That parliament is supreme does not need to be repeated because it is
an apex body in the parliamentary democracy. People elect its members.
Yet what should not be forgotten is that they continue to be supreme
even when they demand circumventing of an institution like the
Standing Committee of parliament discussing the Lokpal bill.
The constitution says: “We, the people…” Therefore, their assertion
should not be an affront to parliament or state legislatures. This is
only a reminder to the elected representatives that the sovereignty
lies with the people. The Lokpal bill or other steps have to ensure
that. The right to recall may not be an ideal way but it at least
keeps the sword of public sanction hanging over the head of the
elected.
I was amused by actor Om Puri’s argument that a parliament member must
be literate. India has been served well by the earlier Lok Sabhas
which had at least one fourth of 545-members illiterate. Dr Rajendra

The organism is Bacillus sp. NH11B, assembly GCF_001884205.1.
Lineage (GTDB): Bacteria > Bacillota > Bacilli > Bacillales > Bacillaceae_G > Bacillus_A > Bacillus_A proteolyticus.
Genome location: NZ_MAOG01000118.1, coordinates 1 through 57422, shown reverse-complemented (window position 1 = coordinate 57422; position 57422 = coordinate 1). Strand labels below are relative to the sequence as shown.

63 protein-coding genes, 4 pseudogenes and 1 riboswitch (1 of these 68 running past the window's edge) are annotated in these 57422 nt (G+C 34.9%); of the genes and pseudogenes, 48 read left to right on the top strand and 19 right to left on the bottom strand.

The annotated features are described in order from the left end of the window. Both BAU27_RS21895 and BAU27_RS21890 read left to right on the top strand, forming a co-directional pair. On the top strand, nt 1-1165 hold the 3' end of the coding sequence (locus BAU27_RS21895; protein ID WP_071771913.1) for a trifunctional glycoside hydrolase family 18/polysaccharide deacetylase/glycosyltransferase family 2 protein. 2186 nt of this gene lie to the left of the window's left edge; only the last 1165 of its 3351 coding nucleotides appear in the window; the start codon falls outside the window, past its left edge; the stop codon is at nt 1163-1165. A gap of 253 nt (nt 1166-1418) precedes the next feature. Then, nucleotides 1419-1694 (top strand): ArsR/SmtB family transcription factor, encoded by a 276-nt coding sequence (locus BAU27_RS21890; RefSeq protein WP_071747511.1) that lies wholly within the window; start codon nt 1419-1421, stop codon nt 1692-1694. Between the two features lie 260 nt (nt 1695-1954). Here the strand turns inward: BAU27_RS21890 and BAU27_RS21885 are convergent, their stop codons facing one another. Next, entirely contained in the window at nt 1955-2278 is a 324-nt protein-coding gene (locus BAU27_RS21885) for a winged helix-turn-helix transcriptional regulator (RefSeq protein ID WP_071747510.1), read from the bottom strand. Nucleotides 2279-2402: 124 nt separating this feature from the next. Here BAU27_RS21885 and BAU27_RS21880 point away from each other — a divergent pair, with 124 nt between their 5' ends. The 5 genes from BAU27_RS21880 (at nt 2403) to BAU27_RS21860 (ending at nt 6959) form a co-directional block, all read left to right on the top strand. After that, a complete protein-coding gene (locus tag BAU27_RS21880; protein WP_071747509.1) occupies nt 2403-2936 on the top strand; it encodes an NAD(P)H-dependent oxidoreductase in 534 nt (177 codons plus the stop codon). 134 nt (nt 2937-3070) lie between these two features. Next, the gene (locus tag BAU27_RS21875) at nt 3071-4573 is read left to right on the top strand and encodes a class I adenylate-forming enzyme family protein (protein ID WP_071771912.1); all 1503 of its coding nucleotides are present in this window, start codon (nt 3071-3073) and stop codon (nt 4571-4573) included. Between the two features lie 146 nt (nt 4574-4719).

Prasad, chairman of the Constituent Assembly, wanted to have a
provision to lay down the minimum educational qualification for
legislators. India’s first prime minister, Jawaharlal Nehru, opposed
the proposal. His argument was that when they were engaged in freedom
struggle, the illiterate and the backward were the ones who followed
them while the literate were toadies, on the side of the British
rulers. Should he deny the illiterate their right after winning
freedom? The proposal was dropped.
Hazare’s movement has been supported as much by the illiterate as the
literate. The effort should be to make everyone literate, not to
punish the illiterate who have had no opportunity to go to school. The
Lokayukta (state ombudsman) should see to it that everyone went to
school and ensure at the same that that there were teachers in the
schools. Their quality is another story by itself.
What does not come in the ambit of Lokpal is poverty. Electoral
reforms are essential so that the right type of people reach the Lok
Sabha and the state legislatures. Yet more important are the measures
to enable the have-nots to become the haves. Like corruption, poverty
in India is indelible. There are no soft options. EOM